2) The different sized tips that go on on the ends of the IEMs are called tips, not earbuds. They come in different sizes and shapes because people have differently sized/shaped ear canals. But they’re just tips, not “earbud sets”.

    In particular, this confused me for quite some time when reading your bit on the shuffle case – I couldn’t understand how it wasn’t possible to change the headphone, but it still came with different sets of earbuds.

    3) The “rocket shaped” tips are called flanges, yours look to be triple-flange, but they also make double-flange ones that don’t go in as deeply, or you could cut off the last one.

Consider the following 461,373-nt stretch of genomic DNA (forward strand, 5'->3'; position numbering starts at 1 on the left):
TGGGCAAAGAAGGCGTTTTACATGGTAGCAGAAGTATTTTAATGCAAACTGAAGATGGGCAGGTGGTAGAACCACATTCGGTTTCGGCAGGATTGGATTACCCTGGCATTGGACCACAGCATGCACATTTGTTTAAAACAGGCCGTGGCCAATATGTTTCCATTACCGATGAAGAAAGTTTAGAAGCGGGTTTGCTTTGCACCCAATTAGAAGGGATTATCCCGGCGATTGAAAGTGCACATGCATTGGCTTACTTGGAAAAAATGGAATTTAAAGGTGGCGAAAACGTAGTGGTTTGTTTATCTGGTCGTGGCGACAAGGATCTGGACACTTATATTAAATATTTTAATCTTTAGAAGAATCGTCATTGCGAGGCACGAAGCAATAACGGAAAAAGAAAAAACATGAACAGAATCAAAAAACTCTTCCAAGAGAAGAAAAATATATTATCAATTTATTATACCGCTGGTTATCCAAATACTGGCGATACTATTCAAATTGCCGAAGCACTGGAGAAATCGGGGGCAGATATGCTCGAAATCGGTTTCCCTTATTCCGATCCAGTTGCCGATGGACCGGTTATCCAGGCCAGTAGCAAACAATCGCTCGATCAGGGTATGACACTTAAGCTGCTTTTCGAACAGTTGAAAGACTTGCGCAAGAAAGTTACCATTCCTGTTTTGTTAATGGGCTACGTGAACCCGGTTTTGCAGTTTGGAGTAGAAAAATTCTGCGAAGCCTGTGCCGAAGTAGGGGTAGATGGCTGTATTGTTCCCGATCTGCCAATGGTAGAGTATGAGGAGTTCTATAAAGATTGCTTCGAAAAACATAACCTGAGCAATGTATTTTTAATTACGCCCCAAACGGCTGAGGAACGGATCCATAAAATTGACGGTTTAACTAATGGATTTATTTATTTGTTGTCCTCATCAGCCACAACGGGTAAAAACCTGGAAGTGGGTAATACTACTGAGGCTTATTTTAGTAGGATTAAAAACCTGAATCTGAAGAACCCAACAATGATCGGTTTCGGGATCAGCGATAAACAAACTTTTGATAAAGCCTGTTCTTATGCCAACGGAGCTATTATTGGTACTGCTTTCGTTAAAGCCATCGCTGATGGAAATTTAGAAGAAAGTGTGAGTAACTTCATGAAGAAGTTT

Again, thanks for the details.
    Out of curiosity, how was the quality of voices from the conducting set? Could you make out, say, a audiobook?

    Reply
  14. Ray: As usual, a very informative review. My real concern with an MP3 player is whether music will interfere with my concentration. I am a mediocre swimmer trying to improve, and am concerned that music will interfere with my stroke thoughts (e.g., high elbow, high elbow, high elbow or long extension, long extension, long extension). I think that I will wait until I am a bit better to invest in elf ears. Cheers. Richard

    Reply
  15. Have you tested a Speedo Aquabeat 2? Just curious if it is any good?

    Reply
  16. Anonymous

    Hello
    I just shared a post on Finis Swimsense
    I read the above E-mail adresses are ONLY displayed to me
    This is not true.
    Delete my comment or my email please!

    Reply
  17. Anonymous